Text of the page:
The Legacy Of Stan Lee

Illustration for article titled The Legacy Of Stan Lee
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What does Stan Lee mean to hardcore comics fans? To answer that question, we brought old friend Evan Narcisse back for this week’s episode of Kotaku Splitscreen.


First, Kirk and I talk about the games we’re playing, like Tetris Effect and Hitman 2, then jump into the news of the week (21:36) on Detective Pikachu, Final Fantasy XV’s canceled DLC, and Destiny 2's “disappointing” sales. Then old friend Evan Narcisse joins the show (40:56) to talk about Stan Lee’s legacy and what he meant to nerds all across the world. Finally, some off-topic talk (59:53) on House of Cards season 6 and Bohemian Rhapsody.

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Get the MP3 right here, or read an excerpt:

Evan: It’s funny, Stan Lee has been in my head in some form or fashion for most of my life. As a kid, you pick up a Marvel comic and on the first page is ‘Stan Lee presents.’ As I got older, I heard his voice. You know, there was that old cartoon show, Spider-Man and his Amazing Friends, and Stan Lee narrated every episode. ‘Hey, true believers.’ He’d talk over the transitions between scenes, and he’d basically guide you through the story.

Then, obviously, as an adult, he starts showing up on screen for all these Marvel movies. He’s been around forever. And it feels, oddly, like someone who’s been a constant presence in your life is now gone. He’s not quite family, but like, a friendly old dude who you used to chat up a couple time sa month is suddenly not there anymore. It hit me a lot harder than I was expecting. He’s been in poor health these last couple of years—he was in his mid-90s, so it wasn’t hard to imagine that he might go soon. But I wasn’t as ready as I thought I was.

In a more condensed way, he co-created my favorite superhero character, Black Panther, he’s a Stan Lee-Jack Kirby creation.

Kirk: I think a lot of people are hit by the loss of Stan Lee in part because he did such a good job of branding himself, if that makes sense. You were talking about how he inserted himself into comics—you would always read stuff from him at the beginning of comics. I didn’t grow up reading comics nearly to the extent that you did, but I definitely grew up aware of him. I remember when he turns up in Mallrats thinking, ‘Oh, that’s the guy,’ and he has that great cameo where he gives a sort of life lesson to the character there. And then of course so many people know him because of his cameos in Marvel movies. Can you talk about that a little bit, how he built— he was almost a Marvel character himself.

Evan: Yeah, and one of the things that’s been cropping up in these remembrances and assessments of his career and legacy is, yeah, he built ‘Stan Lee’ as a character. His birth name was Stanley Lieber, and he assumed the pen name Stan Lee because he wanted to keep his real name for that great American novel he was writing, or the play or whatever—he had grander aspirations than comics. But it turned out the greatest and most impressive thing he did was basically save Marvel Comics from the brink of failure. And he did that by branding himself as a creative, and doing the same for the people he worked with. You open up a Marvel comic from the early 60s and all the contributors had nicknames: Smilin’ Stan Lee, Jolly Jack Kirby...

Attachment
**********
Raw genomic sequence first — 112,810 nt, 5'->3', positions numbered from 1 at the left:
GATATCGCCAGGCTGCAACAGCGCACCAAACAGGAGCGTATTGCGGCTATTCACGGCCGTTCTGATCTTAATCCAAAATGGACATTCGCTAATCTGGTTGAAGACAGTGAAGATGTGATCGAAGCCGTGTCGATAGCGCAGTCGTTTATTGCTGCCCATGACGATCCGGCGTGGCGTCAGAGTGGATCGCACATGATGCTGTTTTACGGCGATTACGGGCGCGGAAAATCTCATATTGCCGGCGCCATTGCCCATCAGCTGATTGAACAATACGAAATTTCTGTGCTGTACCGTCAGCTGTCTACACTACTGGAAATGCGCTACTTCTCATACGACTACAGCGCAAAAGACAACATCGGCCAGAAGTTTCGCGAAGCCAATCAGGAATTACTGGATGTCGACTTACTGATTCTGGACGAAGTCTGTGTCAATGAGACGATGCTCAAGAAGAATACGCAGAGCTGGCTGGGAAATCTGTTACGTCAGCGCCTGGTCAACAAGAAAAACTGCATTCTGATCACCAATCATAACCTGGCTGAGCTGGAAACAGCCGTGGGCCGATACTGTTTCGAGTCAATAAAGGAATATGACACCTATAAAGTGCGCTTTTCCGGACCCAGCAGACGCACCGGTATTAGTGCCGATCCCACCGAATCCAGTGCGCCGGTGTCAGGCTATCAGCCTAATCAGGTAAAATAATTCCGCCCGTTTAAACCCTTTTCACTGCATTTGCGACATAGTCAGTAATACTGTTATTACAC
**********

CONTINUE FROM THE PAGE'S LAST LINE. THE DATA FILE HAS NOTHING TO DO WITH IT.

It made those people feel mythic, like the characters they were creating. I think Stan extended that to a really kind of ridiculous degree when you think about it, but he was larger than life. One of the things I’ve been thinking about and talking about these last couple of days is that he changed what it meant for people to think about people creating—creators being stars. You had superstar film directors like John Ford, people with name recognition, auteurs in other art forms where you could name-check them and be like, ‘Oh OK this person is a high-level creator in this field.’ Comics didn’t have that before Stan Lee.

Hundreds of people made comics before Stan Lee. Comics have been around in some form or fashion since the late 1930s. But nobody knew who those people were until Stan Lee. The complicated part about Stan Lee is that he talked more about himself than his co-creators, and I think that gave a distorted view of what he’s responsible for, and who created what when we think about the actual architects of the Marvel universe and the comics. It’s hard to parse because Stan made it seem like he did probably a lot more than he did. But he probably did more than some of his detractors would say. So the truth is somewhere in the middle, as the cliche goes.


For much more, listen to the entire episode. As always, you can subscribe to us on Apple Podcasts and Google Play to get every episode as it happens. Leave us a review if you like what you hear, and reach us at with any and all questions, requests, and suggestions.



Is it possible to play a game “wrong?” The discussion about how you could breeze through Hitman or Hitman 2 in a couple of hours and “complete” the game, even though that probably isn’t the intended (or at least the most subjectively enjoyable or engaging) way to play as Kirk points out, made me think of Heather’s review of Dishonored 2 from a couple of years ago. If I remember correctly, she ragged on the game somewhat for her being able to complete it in only 8 or so hours, where as I spent easily 4-5 hours alone on single levels, exploring every detail possible. Her experience was equally as valid as my own, but I’m curious if it’s valid to criticize a game if the way in which you played it was not how the developers intended. I’m not sure if there is a right or wrong answer, but the conversation made me think of it again.